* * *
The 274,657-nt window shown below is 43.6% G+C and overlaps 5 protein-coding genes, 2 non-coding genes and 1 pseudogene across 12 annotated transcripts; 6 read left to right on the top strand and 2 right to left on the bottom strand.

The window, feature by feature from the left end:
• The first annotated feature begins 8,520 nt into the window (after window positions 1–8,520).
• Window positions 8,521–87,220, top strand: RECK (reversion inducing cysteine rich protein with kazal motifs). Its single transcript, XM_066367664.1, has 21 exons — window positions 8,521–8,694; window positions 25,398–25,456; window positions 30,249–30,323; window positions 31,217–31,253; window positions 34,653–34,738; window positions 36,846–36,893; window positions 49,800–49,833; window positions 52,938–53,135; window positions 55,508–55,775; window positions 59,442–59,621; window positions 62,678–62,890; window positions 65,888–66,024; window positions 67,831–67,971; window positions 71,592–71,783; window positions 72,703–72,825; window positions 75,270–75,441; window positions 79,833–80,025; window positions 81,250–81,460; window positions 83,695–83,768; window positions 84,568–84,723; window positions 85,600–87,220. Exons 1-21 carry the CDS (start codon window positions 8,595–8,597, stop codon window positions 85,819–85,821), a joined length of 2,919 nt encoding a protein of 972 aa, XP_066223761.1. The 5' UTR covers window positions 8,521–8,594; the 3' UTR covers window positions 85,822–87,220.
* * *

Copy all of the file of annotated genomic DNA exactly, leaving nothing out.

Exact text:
The 274,657-nt window shown below is 43.6% G+C and overlaps 5 protein-coding genes, 2 non-coding genes and 1 pseudogene across 12 annotated transcripts; 6 read left to right on the top strand and 2 right to left on the bottom strand.

The window, feature by feature from the left end:
• The first annotated feature begins 8,520 nt into the window (after window positions 1–8,520).
• Window positions 8,521–87,220, top strand: RECK (reversion inducing cysteine rich protein with kazal motifs). Its single transcript, XM_066367664.1, has 21 exons — window positions 8,521–8,694; window positions 25,398–25,456; window positions 30,249–30,323; window positions 31,217–31,253; window positions 34,653–34,738; window positions 36,846–36,893; window positions 49,800–49,833; window positions 52,938–53,135; window positions 55,508–55,775; window positions 59,442–59,621; window positions 62,678–62,890; window positions 65,888–66,024; window positions 67,831–67,971; window positions 71,592–71,783; window positions 72,703–72,825; window positions 75,270–75,441; window positions 79,833–80,025; window positions 81,250–81,460; window positions 83,695–83,768; window positions 84,568–84,723; window positions 85,600–87,220. Exons 1-21 carry the CDS (start codon window positions 8,595–8,597, stop codon window positions 85,819–85,821), a joined length of 2,919 nt encoding a protein of 972 aa, XP_066223761.1. The 5' UTR covers window positions 8,521–8,594; the 3' UTR covers window positions 85,822–87,220.